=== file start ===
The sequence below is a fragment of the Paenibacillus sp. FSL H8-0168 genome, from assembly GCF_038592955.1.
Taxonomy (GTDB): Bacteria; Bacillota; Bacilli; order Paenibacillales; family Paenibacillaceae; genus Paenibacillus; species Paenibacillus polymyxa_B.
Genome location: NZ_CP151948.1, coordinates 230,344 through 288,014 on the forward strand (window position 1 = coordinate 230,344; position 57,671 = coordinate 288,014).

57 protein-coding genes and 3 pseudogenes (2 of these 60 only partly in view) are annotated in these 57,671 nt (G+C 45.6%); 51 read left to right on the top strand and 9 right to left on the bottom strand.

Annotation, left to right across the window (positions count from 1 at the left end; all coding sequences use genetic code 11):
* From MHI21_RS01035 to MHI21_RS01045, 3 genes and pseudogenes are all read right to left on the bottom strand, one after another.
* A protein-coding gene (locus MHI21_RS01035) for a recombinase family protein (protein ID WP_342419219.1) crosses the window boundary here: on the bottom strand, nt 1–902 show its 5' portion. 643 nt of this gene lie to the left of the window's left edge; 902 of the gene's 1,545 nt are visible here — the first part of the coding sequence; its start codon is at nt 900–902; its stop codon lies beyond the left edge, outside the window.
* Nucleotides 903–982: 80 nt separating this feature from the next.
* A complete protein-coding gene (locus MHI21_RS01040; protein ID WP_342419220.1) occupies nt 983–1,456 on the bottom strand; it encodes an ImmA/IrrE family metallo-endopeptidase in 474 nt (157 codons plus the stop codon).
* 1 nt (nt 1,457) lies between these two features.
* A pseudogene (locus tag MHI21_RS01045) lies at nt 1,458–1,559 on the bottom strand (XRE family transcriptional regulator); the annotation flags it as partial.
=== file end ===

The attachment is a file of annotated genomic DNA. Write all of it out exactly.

The sequence below is a fragment of the Paenibacillus sp. FSL H8-0168 genome, from assembly GCF_038592955.1.
Taxonomy (GTDB): Bacteria; Bacillota; Bacilli; order Paenibacillales; family Paenibacillaceae; genus Paenibacillus; species Paenibacillus polymyxa_B.
Genome location: NZ_CP151948.1, coordinates 230,344 through 288,014 on the forward strand (window position 1 = coordinate 230,344; position 57,671 = coordinate 288,014).

57 protein-coding genes and 3 pseudogenes (2 of these 60 only partly in view) are annotated in these 57,671 nt (G+C 45.6%); 51 read left to right on the top strand and 9 right to left on the bottom strand.

Annotation, left to right across the window (positions count from 1 at the left end; all coding sequences use genetic code 11):
* From MHI21_RS01035 to MHI21_RS01045, 3 genes and pseudogenes are all read right to left on the bottom strand, one after another.
* A protein-coding gene (locus MHI21_RS01035) for a recombinase family protein (protein ID WP_342419219.1) crosses the window boundary here: on the bottom strand, nt 1–902 show its 5' portion. 643 nt of this gene lie to the left of the window's left edge; 902 of the gene's 1,545 nt are visible here — the first part of the coding sequence; its start codon is at nt 900–902; its stop codon lies beyond the left edge, outside the window.
* Nucleotides 903–982: 80 nt separating this feature from the next.
* A complete protein-coding gene (locus MHI21_RS01040; protein ID WP_342419220.1) occupies nt 983–1,456 on the bottom strand; it encodes an ImmA/IrrE family metallo-endopeptidase in 474 nt (157 codons plus the stop codon).
* 1 nt (nt 1,457) lies between these two features.
* A pseudogene (locus tag MHI21_RS01045) lies at nt 1,458–1,559 on the bottom strand (XRE family transcriptional regulator); the annotation flags it as partial.